On Thursday night, President-elect Biden unveiled his American Rescue Plan. The new coronavirus pandemic relief package totals $1.9 trillion and would include another round of $1,400 stimulus checks for individual Americans. The proposal allocates $130 billion towards reopening schools, $25 billion for rental assistance, and another $20 billion to expand coronavirus testing. Included in the package is also a plan to raise the federal minimum wage to $15 per hour.
In a speech last week, Biden pledged to work across party lines to pass the relief plan, emphasizing the fiscal and ethical urgency “to move quickly to get the American Rescue Plan to the American people.” He passionately asserted, “We not only have an economic imperative to act now. I believe we have a moral obligation.” Nonetheless, the plan has already drawn criticism from both sides of the aisle.
Later Thursday night, the Republican Study Committee took to Twitter to condemn the plan’s enormous price tag, noting that “the stimulus checks in Biden’s ‘relief’ plan cost as much as the inflation-adjusted cost of World War I.” Others on the Right pointed out that a rise in the minimum wage would place further economic strain on small businesses already struggling to make ends meet during the pandemic.
In an open letter to the President-elect, Senator Marco Rubio (R-FL) knocked the bill, urging Biden to instead pursue standalone legislation for stimulus checks, writing, “at a time when they need it most, we must recognize the positive message it would send to the American people and the entire world if Republicans and Democrats came together on January 20, 2021, to put the American people first.”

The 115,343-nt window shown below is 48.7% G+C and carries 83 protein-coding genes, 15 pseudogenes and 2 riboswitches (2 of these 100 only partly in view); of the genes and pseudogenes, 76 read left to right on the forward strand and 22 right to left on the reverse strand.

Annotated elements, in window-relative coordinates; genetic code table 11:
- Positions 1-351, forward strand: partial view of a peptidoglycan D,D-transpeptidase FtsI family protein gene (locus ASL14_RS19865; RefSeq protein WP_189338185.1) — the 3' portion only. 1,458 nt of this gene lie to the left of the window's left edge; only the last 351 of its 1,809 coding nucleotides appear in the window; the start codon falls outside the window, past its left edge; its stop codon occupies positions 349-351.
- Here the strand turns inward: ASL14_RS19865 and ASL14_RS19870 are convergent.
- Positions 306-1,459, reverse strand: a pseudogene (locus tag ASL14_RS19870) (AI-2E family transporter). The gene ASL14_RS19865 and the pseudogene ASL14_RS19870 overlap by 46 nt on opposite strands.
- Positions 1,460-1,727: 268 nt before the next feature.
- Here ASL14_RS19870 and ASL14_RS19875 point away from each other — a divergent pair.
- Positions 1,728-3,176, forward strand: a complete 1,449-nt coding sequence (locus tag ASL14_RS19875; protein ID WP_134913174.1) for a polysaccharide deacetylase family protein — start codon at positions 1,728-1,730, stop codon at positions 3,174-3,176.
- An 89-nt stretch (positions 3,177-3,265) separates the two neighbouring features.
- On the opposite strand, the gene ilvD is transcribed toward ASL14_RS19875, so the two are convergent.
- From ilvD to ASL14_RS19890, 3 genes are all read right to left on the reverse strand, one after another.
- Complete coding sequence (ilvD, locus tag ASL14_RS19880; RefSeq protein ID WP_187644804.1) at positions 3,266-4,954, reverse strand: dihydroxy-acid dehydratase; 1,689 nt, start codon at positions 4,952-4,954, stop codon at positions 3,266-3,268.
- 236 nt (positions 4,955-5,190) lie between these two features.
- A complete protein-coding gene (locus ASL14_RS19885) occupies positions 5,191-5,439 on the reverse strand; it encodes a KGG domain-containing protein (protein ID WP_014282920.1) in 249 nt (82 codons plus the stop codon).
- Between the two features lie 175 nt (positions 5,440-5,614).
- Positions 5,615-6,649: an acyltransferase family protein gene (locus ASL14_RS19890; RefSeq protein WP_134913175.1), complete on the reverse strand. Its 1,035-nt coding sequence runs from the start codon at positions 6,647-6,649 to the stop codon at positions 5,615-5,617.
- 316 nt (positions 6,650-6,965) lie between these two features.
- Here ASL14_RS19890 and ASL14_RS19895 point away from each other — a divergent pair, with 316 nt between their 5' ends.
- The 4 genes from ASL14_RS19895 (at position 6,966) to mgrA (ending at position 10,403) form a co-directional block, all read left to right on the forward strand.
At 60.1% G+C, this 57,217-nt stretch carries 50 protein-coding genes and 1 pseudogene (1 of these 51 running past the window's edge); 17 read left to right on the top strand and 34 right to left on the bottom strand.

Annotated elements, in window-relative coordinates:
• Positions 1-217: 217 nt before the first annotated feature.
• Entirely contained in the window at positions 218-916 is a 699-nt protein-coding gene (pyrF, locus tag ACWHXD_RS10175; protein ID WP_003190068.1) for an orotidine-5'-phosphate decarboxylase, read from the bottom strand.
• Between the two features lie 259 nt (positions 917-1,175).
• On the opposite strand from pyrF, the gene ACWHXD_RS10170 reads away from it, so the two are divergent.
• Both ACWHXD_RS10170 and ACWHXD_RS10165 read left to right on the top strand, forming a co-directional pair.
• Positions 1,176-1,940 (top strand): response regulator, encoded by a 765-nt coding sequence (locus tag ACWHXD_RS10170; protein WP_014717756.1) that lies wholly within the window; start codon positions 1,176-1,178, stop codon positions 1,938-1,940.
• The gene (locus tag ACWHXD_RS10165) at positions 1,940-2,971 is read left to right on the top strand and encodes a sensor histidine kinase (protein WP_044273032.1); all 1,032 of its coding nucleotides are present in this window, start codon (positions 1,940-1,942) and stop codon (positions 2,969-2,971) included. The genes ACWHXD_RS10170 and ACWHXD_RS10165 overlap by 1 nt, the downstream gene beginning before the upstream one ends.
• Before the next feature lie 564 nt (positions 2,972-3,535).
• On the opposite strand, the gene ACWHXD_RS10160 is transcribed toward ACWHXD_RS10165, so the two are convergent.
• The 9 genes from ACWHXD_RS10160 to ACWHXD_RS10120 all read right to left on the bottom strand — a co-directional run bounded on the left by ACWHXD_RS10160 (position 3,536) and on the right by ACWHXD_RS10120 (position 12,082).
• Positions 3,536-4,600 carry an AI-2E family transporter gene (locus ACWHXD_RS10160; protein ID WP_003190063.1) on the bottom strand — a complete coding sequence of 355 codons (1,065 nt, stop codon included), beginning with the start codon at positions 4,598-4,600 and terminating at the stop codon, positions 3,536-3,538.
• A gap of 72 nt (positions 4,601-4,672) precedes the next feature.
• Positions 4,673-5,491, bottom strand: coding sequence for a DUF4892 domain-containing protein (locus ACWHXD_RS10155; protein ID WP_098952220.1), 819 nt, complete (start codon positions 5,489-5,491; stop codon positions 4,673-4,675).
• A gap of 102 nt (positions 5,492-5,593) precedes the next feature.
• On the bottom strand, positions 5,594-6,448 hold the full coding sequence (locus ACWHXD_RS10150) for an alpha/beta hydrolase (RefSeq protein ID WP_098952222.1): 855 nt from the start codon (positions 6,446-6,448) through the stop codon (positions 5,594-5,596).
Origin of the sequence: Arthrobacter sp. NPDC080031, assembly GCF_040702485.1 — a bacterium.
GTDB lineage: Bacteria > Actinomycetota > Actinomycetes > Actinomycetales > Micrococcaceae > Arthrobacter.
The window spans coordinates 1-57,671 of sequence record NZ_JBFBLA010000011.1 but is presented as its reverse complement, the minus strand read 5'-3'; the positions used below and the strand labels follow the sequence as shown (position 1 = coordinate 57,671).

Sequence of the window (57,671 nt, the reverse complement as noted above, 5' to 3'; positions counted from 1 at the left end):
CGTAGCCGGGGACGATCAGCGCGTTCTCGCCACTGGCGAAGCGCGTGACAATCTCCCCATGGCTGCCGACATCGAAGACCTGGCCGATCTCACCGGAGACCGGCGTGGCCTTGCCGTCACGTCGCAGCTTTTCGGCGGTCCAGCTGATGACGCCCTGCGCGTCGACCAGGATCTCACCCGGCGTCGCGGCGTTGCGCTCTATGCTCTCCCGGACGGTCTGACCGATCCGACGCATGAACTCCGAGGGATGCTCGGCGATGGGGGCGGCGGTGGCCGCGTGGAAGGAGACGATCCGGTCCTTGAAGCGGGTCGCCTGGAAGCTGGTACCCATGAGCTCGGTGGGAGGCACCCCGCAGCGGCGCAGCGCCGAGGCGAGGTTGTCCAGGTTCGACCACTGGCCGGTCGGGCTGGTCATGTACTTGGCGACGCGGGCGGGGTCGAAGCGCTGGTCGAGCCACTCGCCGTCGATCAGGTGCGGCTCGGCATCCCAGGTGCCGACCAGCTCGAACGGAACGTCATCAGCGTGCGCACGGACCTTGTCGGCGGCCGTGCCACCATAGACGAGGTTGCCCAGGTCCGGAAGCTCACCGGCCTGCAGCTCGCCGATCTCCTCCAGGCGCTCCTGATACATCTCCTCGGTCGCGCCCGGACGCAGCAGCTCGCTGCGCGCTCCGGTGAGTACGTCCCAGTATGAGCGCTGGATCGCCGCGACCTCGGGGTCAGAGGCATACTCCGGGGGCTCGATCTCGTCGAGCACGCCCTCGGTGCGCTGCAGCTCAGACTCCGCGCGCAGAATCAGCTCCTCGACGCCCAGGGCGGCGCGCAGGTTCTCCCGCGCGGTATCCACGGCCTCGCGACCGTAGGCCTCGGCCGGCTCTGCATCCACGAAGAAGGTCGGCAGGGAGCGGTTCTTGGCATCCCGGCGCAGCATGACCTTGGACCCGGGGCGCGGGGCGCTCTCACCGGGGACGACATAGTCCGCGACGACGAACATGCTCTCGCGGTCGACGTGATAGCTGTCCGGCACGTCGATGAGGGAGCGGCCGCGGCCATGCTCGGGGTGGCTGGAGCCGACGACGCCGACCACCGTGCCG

While Republican backlash was to be expected, the bill has also drawn criticism from many on the Left. Though Biden had promised $2,000 checks ahead of the Georgia runoff elections, actual proposed payouts fall $600 short. In a Thursday interview with The Washington Post, Representative Alexandria Ocasio-Cortez called for retroactive unemployment benefits and was quick to point out the bill’s shortcomings: “$2,000 means $2,000. $2,000 does not mean $1,400.”
Though a majority of Democrats have expressed their support, including Senator Bernie Sanders, who praised the plan as a “very strong first installment,” others on the progressive fringe of the Democratic Party have backed Ocasio-Cortez’s call for more radical relief. Among them are freshmen Cori Bush of Missouri and Jamaal Bowman of New York who complain Biden’s plan does not go far enough. Both tweeted Thursday night in support of AOC’s demand of $2,000 stimulus checks. Given the Democrat’s slim 222-211 majority in the House, party unity could prove crucial to the bill’s passage.
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